10 Steps to a Perfect Salon or Spa Performance Evaluation

October 23, 2015 | By GUW_Strategies | 1 Comment

Why don’t they ever do it like you want them to?

Well, maybe they never realized they were doing it wrong! If that’s the case, there’s no quicker and easier way to get staff back on track than with a performance evaluation.

One of the most effective ways to get the most out of your salon/spa staff is to give them lots of feedback. There’s a saying in Human Resources that nothing said in a performance review should ever be a surprise for an employee. Problems should be dealt with as they arise, and not saved for formal reviews. And be generous with your praise. What gets rewarded, gets repeated!

The first year, an employee should receive reviews at the one-month, three-month, six-month and one-year marks.

Here are 10 key points to remember when doing staff performance reviews:

  1. Prepare all staff records and review them well in advance. The worst thing you can do is begin staff evaluations unprepared. Have a written form that addresses each job responsibility, rating each on a scale from 1-5.
  2. Give feedback on their contribution to your culture: Rate your employees on teamwork, enthusiasm, communication and other culture-related things.
  3. Avoid being confrontational. Evaluations provide a one-on-one forum for you and your employees to discuss ways to improve performance. A performance problem requires a solution — not a battle.
  4. Give employees a chance to express their thoughts and feelings — learn to listen. Don’t be one-sided. State your concerns and listen to what the employee has to say.
  5. Never discuss money or raises. Performance evaluations must focus solely on addressing and improving performance. Save discussions of money for compensation reviews that should occur regularly — and don’t always result in pay raises.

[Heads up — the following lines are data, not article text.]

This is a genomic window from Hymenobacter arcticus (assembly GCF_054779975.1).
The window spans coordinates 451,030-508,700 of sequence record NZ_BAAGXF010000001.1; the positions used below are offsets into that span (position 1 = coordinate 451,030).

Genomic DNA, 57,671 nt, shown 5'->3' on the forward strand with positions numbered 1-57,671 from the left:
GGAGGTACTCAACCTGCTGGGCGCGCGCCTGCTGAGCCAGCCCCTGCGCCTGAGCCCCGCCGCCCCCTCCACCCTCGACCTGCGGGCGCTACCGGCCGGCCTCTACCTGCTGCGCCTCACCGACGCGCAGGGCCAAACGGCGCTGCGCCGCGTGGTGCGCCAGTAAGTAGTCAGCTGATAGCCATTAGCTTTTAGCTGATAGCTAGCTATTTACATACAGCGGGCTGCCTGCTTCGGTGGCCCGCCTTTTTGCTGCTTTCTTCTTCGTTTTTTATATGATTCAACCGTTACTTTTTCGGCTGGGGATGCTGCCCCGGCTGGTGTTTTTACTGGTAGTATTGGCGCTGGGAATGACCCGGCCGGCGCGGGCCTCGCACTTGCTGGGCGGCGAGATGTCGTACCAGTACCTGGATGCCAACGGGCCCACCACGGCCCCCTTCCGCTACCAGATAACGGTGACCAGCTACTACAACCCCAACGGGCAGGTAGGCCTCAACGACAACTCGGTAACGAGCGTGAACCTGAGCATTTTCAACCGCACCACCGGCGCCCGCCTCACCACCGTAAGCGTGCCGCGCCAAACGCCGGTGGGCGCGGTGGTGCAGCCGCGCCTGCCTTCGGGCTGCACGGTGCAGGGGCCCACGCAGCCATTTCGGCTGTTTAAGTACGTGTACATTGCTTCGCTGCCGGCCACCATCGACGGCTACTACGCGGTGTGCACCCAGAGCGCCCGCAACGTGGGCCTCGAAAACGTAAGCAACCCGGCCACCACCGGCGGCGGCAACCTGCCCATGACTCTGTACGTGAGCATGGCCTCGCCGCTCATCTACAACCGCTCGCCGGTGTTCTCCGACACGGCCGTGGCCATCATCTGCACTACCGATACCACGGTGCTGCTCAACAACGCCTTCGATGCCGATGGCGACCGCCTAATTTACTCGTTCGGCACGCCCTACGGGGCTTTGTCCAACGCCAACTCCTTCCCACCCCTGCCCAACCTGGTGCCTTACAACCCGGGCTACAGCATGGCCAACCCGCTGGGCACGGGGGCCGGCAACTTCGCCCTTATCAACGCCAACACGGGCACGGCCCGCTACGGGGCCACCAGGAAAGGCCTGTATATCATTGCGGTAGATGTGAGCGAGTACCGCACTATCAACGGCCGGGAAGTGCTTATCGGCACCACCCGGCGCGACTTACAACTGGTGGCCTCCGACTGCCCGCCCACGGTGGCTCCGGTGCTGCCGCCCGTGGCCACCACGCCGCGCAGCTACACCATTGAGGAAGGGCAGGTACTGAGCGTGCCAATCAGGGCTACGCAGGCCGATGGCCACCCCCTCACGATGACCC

6. Be specific with both your praise and recommendations for improvement. Never say someone needs to do better without offering tangible ways to do so.
  7. Keep tempers under control. Should an evaluation turn into a heated debate, take a 20 minute break to cool off. Resume the meeting and focus on solutions.
  8. Re-evaluate sooner for special situations. Sometimes you need to schedule a followup meeting in two or four weeks to review the progress of certain problem employees.
  9. Know when to eliminate problem staff. Not everyone is compatible with every salon/spa environment. If an employee can’t eventually get with the program — it’s in the best interest of the company to end the relationship.
  10. Always find something to compliment. Look for it; it’s there. Discuss achievements and acknowledgements, such as positive client feedback.
  11. Bonus: Be sensitive: People’s identities are frequently wrapped up in their jobs. Criticism is difficult to hear. Offer a dose of kindness and compassion, but be honest. An employee can’t learn and grow if he or she doesn’t know where the problem is.

After the first year, many companies offer quarterly reviews. While that may seem excessive, developing an evaluation process will help ensure that employees know exactly how they’re doing and can make needed adjustments before too long a period has passed. It give management a structure to objectively judge performance and ensure that behavior is held to a consistent standard. The guide for this is the broadband, which offers clear standards for each step on the salon/spa employee growth path.

Categories: Blog , Uncategorized

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